By LYNDON ZAITZ
Everyone likes to win—an award, a ribbon, a title, a contest. The recent Academy Awards made me think about the awards and honors I have won. It was my first award that was like winning an Oscar.
I had won a contest or two before my big win on May 19, 1976. In second grade at Keizer Elementary School I won a coupon for a free 19¢ burger at Bob’s Burgers for having my poster design chosen as the winner. I can’t even remember what the topic was—don’t care; I won.
By 1976 I had traded in my academic pursuits for the glory of the stage. By the middle of my junior year I was a part of the drama department; I was no drama geek, per se, I had other interests as well.
By the time my high school career was ending I had trod the boards as Man in Subway in Bells Are Ringing, the lead in You’re a Good Man, Charlie Brown, and as Lt. Frank Burns in our high school production of M*A*S*H—it’s hard to picture a school approving it these days. I was the all-singing, all-dancing lifeguard in No, No Nanette.
At the end of the school the drama class/department held an irreverent awards program, set up in such a way that every graduating senior got some sort of an award. At the awards dinner in my senior year, my classmates won this award and that award, even my younger brother won a best actor award for a role that mirrored Woody Allen.
All the awards had been presented. Except one. Each year the teacher, Al Osburg, gave out The Ozzie, an award he personally gave out. It is still hard to discern what the criteria was for the award. Mr. Osburg gave a few remarks and said the winner of The Ozzie is…me.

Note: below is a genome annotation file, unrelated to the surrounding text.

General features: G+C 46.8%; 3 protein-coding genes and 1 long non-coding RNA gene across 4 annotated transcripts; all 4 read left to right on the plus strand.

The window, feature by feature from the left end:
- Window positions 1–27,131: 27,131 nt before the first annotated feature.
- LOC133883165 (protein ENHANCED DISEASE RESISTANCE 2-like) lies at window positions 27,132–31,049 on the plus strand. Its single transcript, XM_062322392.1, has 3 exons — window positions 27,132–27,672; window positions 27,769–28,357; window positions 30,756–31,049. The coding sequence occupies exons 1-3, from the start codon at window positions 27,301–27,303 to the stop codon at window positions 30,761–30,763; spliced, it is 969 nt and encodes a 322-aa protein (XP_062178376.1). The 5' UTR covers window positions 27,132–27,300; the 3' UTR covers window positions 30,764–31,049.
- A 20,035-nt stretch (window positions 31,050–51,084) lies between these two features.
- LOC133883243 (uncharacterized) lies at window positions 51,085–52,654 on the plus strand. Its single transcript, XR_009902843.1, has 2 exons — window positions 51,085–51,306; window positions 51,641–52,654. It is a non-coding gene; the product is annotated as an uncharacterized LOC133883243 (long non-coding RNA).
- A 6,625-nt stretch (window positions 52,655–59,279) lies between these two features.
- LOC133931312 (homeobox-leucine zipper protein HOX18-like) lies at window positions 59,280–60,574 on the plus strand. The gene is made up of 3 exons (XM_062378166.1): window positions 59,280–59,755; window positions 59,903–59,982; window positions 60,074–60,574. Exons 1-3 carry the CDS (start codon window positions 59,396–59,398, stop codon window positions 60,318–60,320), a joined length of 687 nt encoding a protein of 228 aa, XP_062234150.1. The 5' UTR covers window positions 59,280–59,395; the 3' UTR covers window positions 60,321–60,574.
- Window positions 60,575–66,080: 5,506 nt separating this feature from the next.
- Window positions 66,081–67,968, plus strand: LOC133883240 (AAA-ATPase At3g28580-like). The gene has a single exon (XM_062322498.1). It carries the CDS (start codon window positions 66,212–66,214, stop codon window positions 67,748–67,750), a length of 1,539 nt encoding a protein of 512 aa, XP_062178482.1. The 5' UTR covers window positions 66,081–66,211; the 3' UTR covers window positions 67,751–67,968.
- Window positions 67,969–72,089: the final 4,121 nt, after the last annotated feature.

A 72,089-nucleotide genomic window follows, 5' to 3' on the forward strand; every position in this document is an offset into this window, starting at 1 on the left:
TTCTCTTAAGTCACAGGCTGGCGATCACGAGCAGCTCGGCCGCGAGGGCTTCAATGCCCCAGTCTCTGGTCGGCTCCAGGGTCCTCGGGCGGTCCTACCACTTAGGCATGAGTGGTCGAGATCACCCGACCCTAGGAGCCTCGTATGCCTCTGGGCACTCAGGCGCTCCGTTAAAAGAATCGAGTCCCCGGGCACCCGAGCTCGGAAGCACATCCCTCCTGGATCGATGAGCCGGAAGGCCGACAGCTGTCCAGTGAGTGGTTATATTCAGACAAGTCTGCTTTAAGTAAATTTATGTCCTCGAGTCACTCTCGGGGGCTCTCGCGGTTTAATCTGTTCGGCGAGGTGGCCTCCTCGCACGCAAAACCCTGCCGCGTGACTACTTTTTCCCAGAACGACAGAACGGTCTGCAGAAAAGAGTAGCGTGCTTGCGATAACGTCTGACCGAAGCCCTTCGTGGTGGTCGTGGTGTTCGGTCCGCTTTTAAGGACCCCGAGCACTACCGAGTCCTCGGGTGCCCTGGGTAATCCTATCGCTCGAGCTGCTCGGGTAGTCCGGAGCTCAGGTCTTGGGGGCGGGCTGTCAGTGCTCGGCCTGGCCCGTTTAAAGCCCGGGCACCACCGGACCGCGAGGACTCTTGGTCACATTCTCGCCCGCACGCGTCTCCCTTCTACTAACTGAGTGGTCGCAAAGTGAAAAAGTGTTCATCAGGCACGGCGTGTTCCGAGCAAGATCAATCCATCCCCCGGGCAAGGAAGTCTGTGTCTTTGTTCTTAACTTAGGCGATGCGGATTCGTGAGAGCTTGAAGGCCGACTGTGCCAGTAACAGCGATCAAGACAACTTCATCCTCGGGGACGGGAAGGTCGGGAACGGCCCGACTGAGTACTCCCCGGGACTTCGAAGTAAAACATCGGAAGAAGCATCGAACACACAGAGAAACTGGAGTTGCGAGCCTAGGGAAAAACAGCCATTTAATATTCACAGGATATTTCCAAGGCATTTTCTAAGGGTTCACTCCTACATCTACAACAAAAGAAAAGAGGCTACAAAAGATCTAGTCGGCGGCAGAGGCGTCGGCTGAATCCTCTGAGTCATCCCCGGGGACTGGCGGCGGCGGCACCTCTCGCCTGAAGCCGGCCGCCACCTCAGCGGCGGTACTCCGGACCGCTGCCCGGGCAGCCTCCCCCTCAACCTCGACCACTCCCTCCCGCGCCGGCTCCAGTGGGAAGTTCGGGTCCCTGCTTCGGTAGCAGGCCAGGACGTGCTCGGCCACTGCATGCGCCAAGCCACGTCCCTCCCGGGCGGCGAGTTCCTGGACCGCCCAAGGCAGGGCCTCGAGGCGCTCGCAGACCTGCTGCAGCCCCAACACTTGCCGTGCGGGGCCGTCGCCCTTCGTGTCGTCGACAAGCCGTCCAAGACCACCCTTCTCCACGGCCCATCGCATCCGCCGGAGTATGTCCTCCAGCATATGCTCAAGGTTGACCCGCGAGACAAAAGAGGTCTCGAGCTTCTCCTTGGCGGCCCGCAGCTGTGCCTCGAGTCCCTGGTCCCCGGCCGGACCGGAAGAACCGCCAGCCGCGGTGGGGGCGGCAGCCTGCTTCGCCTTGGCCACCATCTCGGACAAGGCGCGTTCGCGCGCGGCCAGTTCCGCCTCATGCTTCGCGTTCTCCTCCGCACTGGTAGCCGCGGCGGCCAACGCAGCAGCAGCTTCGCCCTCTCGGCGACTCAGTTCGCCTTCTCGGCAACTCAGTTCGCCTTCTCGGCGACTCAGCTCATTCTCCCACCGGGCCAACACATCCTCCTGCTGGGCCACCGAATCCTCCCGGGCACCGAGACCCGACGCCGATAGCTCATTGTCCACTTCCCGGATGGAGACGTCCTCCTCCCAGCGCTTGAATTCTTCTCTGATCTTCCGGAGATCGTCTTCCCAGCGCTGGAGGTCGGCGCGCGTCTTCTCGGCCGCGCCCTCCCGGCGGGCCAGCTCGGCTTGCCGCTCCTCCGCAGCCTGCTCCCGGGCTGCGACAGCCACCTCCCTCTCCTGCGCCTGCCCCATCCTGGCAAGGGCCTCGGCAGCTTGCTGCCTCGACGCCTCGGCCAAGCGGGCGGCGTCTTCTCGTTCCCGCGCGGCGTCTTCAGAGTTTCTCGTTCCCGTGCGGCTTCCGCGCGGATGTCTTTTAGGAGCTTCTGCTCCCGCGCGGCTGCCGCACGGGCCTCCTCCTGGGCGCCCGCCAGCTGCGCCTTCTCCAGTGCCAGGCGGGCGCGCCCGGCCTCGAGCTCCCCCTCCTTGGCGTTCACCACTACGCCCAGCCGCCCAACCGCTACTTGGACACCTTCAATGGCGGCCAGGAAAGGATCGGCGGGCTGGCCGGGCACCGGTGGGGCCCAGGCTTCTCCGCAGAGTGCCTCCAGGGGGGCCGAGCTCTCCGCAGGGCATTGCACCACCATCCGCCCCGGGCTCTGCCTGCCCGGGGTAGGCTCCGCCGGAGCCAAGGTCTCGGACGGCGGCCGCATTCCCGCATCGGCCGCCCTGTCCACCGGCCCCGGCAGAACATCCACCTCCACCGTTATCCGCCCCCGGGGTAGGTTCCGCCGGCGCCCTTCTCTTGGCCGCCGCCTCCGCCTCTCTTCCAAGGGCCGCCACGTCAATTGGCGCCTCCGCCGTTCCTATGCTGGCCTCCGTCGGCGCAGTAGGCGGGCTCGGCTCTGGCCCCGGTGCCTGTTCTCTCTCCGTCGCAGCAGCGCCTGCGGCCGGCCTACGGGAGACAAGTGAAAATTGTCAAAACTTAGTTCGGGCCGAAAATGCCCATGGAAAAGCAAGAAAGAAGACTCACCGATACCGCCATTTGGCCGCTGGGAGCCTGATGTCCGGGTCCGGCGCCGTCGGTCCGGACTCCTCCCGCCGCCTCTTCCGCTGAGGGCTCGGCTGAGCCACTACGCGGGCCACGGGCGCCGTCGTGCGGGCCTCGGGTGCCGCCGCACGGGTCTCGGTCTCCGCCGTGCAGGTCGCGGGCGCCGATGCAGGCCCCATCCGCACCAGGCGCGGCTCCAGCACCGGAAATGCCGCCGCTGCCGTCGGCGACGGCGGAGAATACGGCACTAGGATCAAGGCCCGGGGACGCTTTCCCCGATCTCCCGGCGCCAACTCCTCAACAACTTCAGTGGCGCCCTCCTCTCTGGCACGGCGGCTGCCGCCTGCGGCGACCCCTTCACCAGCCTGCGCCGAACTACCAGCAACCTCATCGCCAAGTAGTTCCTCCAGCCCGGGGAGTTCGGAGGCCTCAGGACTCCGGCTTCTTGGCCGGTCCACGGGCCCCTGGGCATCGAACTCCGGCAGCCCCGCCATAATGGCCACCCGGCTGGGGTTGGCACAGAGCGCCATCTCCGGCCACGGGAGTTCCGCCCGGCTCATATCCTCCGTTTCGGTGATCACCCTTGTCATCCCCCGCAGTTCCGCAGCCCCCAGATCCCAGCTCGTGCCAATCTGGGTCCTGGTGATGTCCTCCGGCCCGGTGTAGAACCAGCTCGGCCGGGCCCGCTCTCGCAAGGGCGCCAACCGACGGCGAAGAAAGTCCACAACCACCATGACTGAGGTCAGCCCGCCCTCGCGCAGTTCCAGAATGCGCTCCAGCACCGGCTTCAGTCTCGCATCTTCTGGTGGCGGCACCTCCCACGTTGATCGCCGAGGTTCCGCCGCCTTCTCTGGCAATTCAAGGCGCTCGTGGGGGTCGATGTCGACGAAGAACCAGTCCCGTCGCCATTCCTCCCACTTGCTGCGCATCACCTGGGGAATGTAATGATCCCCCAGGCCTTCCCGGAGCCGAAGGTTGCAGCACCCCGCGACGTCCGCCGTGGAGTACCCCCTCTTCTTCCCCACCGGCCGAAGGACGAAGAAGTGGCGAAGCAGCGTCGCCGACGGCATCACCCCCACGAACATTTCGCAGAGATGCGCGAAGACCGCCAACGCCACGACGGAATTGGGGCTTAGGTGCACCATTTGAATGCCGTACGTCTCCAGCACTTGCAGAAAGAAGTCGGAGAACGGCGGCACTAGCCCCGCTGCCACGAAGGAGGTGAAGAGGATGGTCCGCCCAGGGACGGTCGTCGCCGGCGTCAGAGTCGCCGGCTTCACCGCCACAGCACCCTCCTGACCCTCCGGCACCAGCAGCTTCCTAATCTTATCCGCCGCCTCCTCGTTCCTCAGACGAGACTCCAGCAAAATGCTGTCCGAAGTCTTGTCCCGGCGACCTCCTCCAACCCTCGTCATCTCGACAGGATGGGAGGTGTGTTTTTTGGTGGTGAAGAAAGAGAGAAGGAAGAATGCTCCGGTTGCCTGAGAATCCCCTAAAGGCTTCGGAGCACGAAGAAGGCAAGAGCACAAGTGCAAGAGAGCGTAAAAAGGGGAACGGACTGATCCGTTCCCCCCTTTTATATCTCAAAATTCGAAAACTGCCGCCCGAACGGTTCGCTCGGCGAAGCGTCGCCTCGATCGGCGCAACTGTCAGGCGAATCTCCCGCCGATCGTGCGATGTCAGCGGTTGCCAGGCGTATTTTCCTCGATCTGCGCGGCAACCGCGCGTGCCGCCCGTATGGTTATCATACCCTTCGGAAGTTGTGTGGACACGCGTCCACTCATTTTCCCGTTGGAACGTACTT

I rose and walked to the dais to thunderous applause from the 40 or so people in attendance. The award was basically a trophy with a rendition of the sad/happy masks on top where the bowler or the batter would normally be.
I was happy to win. I was emotional; I cried and I thanked the people in the room for giving me a home in high school.
Winning never gets old. I didn’t win anything again until years later. I was honored with awards from some entries into a state-wide contest by the Oregon Newspaper Publishers Association.
I, like everyone else, likes to win things. When I was a Toastmaster with a Salem club, 10 of my required speeches won nine blue ribbons. Just as the theatre department was a welcome fit in my final high school days, Toastmasters filled a need and did help with public speaking. Though I haven’t been a member of Toastmasters for a number of years, I do use what I acquired in that organization every day—that was my lasting award.
I don’t win every time. There are honors or awards over many years I wish I had received. But like they say at the Oscars and other awards: it nice just to be considered. A segment of the public decries the awarding of green ribbons so everyone feels like a winner and no one is loser.
Well, there are losers. Losing doesn’t create losers, it makes one try harder, it keeps one humble. Instead of moping, just think, “I didn’t win. This time.”